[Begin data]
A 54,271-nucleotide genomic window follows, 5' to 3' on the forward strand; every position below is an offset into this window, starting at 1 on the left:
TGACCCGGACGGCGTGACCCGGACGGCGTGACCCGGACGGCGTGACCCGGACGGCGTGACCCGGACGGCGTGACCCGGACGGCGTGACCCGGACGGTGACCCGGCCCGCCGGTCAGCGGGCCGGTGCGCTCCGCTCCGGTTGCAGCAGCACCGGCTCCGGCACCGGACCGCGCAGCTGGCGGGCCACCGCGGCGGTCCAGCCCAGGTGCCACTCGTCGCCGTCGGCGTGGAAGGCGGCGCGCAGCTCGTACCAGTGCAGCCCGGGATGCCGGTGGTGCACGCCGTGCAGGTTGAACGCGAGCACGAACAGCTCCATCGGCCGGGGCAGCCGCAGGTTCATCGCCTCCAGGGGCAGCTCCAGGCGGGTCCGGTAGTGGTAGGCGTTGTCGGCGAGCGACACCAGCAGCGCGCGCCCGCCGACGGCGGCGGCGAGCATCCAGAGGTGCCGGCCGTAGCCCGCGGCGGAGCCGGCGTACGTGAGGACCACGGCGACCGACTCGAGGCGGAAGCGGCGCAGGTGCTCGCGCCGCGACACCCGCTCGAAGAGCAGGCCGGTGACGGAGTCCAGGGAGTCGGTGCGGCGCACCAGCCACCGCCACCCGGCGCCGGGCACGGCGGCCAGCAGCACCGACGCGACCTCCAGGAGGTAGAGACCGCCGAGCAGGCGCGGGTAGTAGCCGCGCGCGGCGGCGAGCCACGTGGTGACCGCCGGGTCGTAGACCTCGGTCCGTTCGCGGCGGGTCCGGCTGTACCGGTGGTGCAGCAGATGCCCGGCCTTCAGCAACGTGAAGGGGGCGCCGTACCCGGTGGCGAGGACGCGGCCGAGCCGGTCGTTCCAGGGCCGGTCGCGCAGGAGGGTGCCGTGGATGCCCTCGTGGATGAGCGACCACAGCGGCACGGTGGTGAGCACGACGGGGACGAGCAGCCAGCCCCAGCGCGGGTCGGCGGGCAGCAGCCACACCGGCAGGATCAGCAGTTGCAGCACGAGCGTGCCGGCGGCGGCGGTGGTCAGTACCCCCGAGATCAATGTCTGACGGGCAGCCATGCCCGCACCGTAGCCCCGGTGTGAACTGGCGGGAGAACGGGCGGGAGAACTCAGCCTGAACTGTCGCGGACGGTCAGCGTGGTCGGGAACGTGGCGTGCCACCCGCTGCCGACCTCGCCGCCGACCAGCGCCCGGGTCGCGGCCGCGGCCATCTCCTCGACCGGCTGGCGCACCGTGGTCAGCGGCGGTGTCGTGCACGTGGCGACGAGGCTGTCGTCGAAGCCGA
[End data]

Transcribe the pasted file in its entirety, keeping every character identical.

A 54,271-nucleotide genomic window follows, 5' to 3' on the forward strand; every position below is an offset into this window, starting at 1 on the left:
TGACCCGGACGGCGTGACCCGGACGGCGTGACCCGGACGGCGTGACCCGGACGGCGTGACCCGGACGGCGTGACCCGGACGGCGTGACCCGGACGGTGACCCGGCCCGCCGGTCAGCGGGCCGGTGCGCTCCGCTCCGGTTGCAGCAGCACCGGCTCCGGCACCGGACCGCGCAGCTGGCGGGCCACCGCGGCGGTCCAGCCCAGGTGCCACTCGTCGCCGTCGGCGTGGAAGGCGGCGCGCAGCTCGTACCAGTGCAGCCCGGGATGCCGGTGGTGCACGCCGTGCAGGTTGAACGCGAGCACGAACAGCTCCATCGGCCGGGGCAGCCGCAGGTTCATCGCCTCCAGGGGCAGCTCCAGGCGGGTCCGGTAGTGGTAGGCGTTGTCGGCGAGCGACACCAGCAGCGCGCGCCCGCCGACGGCGGCGGCGAGCATCCAGAGGTGCCGGCCGTAGCCCGCGGCGGAGCCGGCGTACGTGAGGACCACGGCGACCGACTCGAGGCGGAAGCGGCGCAGGTGCTCGCGCCGCGACACCCGCTCGAAGAGCAGGCCGGTGACGGAGTCCAGGGAGTCGGTGCGGCGCACCAGCCACCGCCACCCGGCGCCGGGCACGGCGGCCAGCAGCACCGACGCGACCTCCAGGAGGTAGAGACCGCCGAGCAGGCGCGGGTAGTAGCCGCGCGCGGCGGCGAGCCACGTGGTGACCGCCGGGTCGTAGACCTCGGTCCGTTCGCGGCGGGTCCGGCTGTACCGGTGGTGCAGCAGATGCCCGGCCTTCAGCAACGTGAAGGGGGCGCCGTACCCGGTGGCGAGGACGCGGCCGAGCCGGTCGTTCCAGGGCCGGTCGCGCAGGAGGGTGCCGTGGATGCCCTCGTGGATGAGCGACCACAGCGGCACGGTGGTGAGCACGACGGGGACGAGCAGCCAGCCCCAGCGCGGGTCGGCGGGCAGCAGCCACACCGGCAGGATCAGCAGTTGCAGCACGAGCGTGCCGGCGGCGGCGGTGGTCAGTACCCCCGAGATCAATGTCTGACGGGCAGCCATGCCCGCACCGTAGCCCCGGTGTGAACTGGCGGGAGAACGGGCGGGAGAACTCAGCCTGAACTGTCGCGGACGGTCAGCGTGGTCGGGAACGTGGCGTGCCACCCGCTGCCGACCTCGCCGCCGACCAGCGCCCGGGTCGCGGCCGCGGCCATCTCCTCGACCGGCTGGCGCACCGTGGTCAGCGGCGGTGTCGTGCACGTGGCGACGAGGCTGTCGTCGAAGCCGA